Exploring Theories of Equivalence: A Critical Review


  • Hicham Beddari ‘‘Ibn Zohr’’ University-BP 29/S 80000 Agadir-Morocco


Equivalence, translation, translator, translation theories, source language (SL), target language (TL)


The notion of equivalence is one of the most important issues in translation studies that scholars and translation theorists examined in the 1960s and 1970s. Since then, it has been an issue of considerable controversy owing to the multiplicity of opinions, interpretations and definitions of the concept under discussion. A plethora of theories of equivalence, hence,  came to the forefront and scholars’ work, in this regard, has been categorized into three major groups: 1) linguistically-oriented approaches to translation, 2) culturally-oriented approaches to translation, 3) a combination of the two approaches. The present paper ostensibly aims to delve into the most pivotal theories of equivalence, in a critical fashion, that have been presented by translation scholars and theorists starting from Vinay and  Darbelnet (1958) through Anthony Pym (2010), eventually. These theories cast considerable light on how the concept of equivalence has evolved over time. Despite the divergent views with regards to the concept in focus, it is still being used in translation literature up to the present time.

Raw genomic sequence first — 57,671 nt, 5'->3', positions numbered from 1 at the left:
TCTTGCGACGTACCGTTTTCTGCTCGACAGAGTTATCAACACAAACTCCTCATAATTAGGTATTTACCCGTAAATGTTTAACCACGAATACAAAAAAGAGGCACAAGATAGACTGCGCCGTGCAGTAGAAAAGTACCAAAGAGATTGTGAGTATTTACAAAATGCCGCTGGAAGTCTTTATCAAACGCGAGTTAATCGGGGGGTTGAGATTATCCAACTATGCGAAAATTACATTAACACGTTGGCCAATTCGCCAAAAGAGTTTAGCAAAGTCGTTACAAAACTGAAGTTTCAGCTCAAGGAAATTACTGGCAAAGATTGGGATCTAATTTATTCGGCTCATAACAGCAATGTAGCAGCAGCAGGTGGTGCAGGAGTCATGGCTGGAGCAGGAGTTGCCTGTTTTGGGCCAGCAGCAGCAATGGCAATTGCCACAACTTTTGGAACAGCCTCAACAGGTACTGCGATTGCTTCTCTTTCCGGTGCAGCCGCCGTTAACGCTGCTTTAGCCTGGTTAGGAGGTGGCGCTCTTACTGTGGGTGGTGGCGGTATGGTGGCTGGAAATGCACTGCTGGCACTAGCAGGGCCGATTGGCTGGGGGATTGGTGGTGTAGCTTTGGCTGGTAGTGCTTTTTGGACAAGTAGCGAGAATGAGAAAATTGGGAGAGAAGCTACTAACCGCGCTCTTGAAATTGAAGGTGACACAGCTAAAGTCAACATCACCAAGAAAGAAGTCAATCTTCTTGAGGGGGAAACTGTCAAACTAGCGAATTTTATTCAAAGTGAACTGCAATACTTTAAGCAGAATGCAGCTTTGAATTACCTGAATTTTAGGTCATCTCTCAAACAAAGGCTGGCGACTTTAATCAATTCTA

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How to Cite

Beddari, H. . (2021). Exploring Theories of Equivalence: A Critical Review. International Journal of Sciences: Basic and Applied Research (IJSBAR), 60(2), 49–56. Retrieved from https://gssrr.org/index.php/JournalOfBasicAndApplied/article/view/13167